Females not only face inequality in this culture, they are even denied the right to be born. Why do so many families selectively abort baby daughters? In a word: economics. Aborting female fetuses is both practical and socially acceptable in India. Female foeticide is driven by many factors, but primarily by the prospect of having to pay a dowry to the future bridegroom of a daughter. While sons offer security to their families in old age and can perform the rites for the souls of deceased parents and ancestors, daughters are perceived as a social and economic burden. Prenatal sex detection technologies have been misused, allowing the selective abortions of female offspring to proliferate. Legally, however, female feticide is a penal offence. Although female infanticide has long been committed in India, foeticide is a relatively new practice, emerging concurrently with the advent of technological advancements in prenatal sex determination on a large scale in the 1990s. While abortion is legal in India, it is a crime to abort a pregnancy solely because the fetus is female. Strict laws and penalties are in place for violators. These laws, however, have not stemmed the tide of this abhorrent practice.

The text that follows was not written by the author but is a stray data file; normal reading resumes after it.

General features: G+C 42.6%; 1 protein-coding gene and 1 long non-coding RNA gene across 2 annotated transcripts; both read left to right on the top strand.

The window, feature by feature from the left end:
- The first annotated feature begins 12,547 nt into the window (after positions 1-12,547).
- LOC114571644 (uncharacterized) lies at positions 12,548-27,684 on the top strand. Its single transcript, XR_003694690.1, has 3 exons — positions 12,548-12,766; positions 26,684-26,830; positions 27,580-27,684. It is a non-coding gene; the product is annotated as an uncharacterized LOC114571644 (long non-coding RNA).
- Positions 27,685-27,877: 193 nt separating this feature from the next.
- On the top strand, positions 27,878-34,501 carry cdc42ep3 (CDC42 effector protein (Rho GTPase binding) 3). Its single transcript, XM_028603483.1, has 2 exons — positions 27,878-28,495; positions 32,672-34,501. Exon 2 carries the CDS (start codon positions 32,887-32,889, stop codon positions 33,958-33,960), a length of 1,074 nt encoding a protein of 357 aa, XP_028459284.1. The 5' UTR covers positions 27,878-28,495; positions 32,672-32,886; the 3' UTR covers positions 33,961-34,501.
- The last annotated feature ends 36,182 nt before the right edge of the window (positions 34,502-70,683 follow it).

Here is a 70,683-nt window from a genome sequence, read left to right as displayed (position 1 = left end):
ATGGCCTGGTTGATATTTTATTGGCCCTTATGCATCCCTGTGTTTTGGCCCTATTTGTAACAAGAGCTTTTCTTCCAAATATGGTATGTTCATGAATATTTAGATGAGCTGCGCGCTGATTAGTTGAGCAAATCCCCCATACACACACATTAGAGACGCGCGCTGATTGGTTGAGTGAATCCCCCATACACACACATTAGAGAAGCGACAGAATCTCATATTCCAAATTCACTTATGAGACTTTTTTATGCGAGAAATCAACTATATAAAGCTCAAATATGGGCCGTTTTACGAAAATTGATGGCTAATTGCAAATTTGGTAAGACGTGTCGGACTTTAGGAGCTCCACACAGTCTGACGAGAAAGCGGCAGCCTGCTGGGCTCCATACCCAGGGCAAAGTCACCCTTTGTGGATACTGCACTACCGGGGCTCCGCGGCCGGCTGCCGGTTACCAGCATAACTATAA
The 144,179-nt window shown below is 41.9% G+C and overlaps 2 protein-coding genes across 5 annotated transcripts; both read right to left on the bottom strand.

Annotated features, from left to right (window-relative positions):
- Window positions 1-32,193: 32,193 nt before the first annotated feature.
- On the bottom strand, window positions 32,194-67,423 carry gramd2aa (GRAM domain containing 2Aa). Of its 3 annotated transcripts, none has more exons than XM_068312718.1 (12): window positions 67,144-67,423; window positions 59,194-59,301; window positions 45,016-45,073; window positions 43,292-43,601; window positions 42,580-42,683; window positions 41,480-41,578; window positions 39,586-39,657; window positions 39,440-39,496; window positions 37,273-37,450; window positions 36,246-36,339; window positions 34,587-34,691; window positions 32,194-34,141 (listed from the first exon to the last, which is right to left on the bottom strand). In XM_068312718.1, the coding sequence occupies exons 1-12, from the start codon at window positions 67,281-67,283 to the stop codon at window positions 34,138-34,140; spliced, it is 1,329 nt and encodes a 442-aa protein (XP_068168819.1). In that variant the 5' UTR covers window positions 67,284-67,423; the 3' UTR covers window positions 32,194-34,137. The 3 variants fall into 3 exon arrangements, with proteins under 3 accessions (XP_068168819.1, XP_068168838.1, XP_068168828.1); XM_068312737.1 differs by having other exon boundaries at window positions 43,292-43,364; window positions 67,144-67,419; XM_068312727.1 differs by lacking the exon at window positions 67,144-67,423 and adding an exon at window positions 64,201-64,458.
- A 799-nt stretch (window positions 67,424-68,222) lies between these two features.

The advancement of ultrasound technology in India came in 1979 however its spread was slow. But became widespread in 2000s. It is estimated that since 1990s, more than 10 million of female foetuses have been aborted because of being girl. We can see that female foeticide has been practiced through the history and cultural background. Earlier, people believed that male babies are superior as they would provide manual labor as well as lead the family lineage in future. Son is considered as family asset however a daughter is a liability.

In order to control the population and stop female foeticide, Government of India made various rules and regulations against female foeticide and trend of abortions after sex determination tests. Killing of a baby girl through abortion has been an offense all through the country. Doctors found performing sex determination tests and abortions especially for killing girl baby would be guilty and lose their license. Awareness about the importance of girl child in the society is major weapon to get relief from the female foeticide.Recent awareness programmes like Beti Bachao Beti Padhao, or Save girls campaign, etc have been made regarding girl’s rights.

Anuradha Mohanty
ExecutiveDirector ,PECUC